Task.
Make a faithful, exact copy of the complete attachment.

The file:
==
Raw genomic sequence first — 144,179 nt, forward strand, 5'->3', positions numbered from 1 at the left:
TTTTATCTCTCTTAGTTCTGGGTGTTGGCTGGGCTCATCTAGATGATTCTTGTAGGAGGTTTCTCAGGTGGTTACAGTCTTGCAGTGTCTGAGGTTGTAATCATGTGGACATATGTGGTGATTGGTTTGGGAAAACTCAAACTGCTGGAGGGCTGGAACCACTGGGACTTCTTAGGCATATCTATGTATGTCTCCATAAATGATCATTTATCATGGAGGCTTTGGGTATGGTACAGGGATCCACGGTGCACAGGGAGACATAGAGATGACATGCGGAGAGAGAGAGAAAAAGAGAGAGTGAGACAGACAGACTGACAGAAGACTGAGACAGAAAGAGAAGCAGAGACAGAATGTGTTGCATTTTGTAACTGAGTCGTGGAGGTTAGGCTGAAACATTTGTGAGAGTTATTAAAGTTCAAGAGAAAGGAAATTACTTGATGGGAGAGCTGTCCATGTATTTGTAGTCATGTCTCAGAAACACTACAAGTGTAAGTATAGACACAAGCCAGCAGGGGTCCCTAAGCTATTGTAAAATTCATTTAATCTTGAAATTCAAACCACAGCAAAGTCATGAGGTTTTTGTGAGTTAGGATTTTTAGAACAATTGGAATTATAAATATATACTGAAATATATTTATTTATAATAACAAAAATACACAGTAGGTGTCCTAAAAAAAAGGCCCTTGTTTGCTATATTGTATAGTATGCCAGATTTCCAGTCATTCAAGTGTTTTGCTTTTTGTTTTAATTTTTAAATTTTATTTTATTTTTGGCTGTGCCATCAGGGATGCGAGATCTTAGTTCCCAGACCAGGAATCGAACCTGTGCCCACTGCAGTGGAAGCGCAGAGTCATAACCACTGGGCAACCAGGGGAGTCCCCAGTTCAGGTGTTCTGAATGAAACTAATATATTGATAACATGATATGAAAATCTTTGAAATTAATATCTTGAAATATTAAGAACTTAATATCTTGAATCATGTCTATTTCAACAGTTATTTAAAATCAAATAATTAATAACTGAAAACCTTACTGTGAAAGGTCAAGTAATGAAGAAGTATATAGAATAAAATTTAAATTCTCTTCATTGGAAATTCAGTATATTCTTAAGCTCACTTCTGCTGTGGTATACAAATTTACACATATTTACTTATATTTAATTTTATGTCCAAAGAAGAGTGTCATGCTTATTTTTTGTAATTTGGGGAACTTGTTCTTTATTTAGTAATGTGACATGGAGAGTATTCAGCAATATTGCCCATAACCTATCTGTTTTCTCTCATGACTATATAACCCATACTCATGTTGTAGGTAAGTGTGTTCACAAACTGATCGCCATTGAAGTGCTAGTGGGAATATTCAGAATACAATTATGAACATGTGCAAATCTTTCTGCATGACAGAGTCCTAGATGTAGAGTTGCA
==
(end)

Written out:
Raw genomic sequence first — 144,179 nt, forward strand, 5'->3', positions numbered from 1 at the left:
TTTTATCTCTCTTAGTTCTGGGTGTTGGCTGGGCTCATCTAGATGATTCTTGTAGGAGGTTTCTCAGGTGGTTACAGTCTTGCAGTGTCTGAGGTTGTAATCATGTGGACATATGTGGTGATTGGTTTGGGAAAACTCAAACTGCTGGAGGGCTGGAACCACTGGGACTTCTTAGGCATATCTATGTATGTCTCCATAAATGATCATTTATCATGGAGGCTTTGGGTATGGTACAGGGATCCACGGTGCACAGGGAGACATAGAGATGACATGCGGAGAGAGAGAGAAAAAGAGAGAGTGAGACAGACAGACTGACAGAAGACTGAGACAGAAAGAGAAGCAGAGACAGAATGTGTTGCATTTTGTAACTGAGTCGTGGAGGTTAGGCTGAAACATTTGTGAGAGTTATTAAAGTTCAAGAGAAAGGAAATTACTTGATGGGAGAGCTGTCCATGTATTTGTAGTCATGTCTCAGAAACACTACAAGTGTAAGTATAGACACAAGCCAGCAGGGGTCCCTAAGCTATTGTAAAATTCATTTAATCTTGAAATTCAAACCACAGCAAAGTCATGAGGTTTTTGTGAGTTAGGATTTTTAGAACAATTGGAATTATAAATATATACTGAAATATATTTATTTATAATAACAAAAATACACAGTAGGTGTCCTAAAAAAAAGGCCCTTGTTTGCTATATTGTATAGTATGCCAGATTTCCAGTCATTCAAGTGTTTTGCTTTTTGTTTTAATTTTTAAATTTTATTTTATTTTTGGCTGTGCCATCAGGGATGCGAGATCTTAGTTCCCAGACCAGGAATCGAACCTGTGCCCACTGCAGTGGAAGCGCAGAGTCATAACCACTGGGCAACCAGGGGAGTCCCCAGTTCAGGTGTTCTGAATGAAACTAATATATTGATAACATGATATGAAAATCTTTGAAATTAATATCTTGAAATATTAAGAACTTAATATCTTGAATCATGTCTATTTCAACAGTTATTTAAAATCAAATAATTAATAACTGAAAACCTTACTGTGAAAGGTCAAGTAATGAAGAAGTATATAGAATAAAATTTAAATTCTCTTCATTGGAAATTCAGTATATTCTTAAGCTCACTTCTGCTGTGGTATACAAATTTACACATATTTACTTATATTTAATTTTATGTCCAAAGAAGAGTGTCATGCTTATTTTTTGTAATTTGGGGAACTTGTTCTTTATTTAGTAATGTGACATGGAGAGTATTCAGCAATATTGCCCATAACCTATCTGTTTTCTCTCATGACTATATAACCCATACTCATGTTGTAGGTAAGTGTGTTCACAAACTGATCGCCATTGAAGTGCTAGTGGGAATATTCAGAATACAATTATGAACATGTGCAAATCTTTCTGCATGACAGAGTCCTAGATGTAGAGTTGCA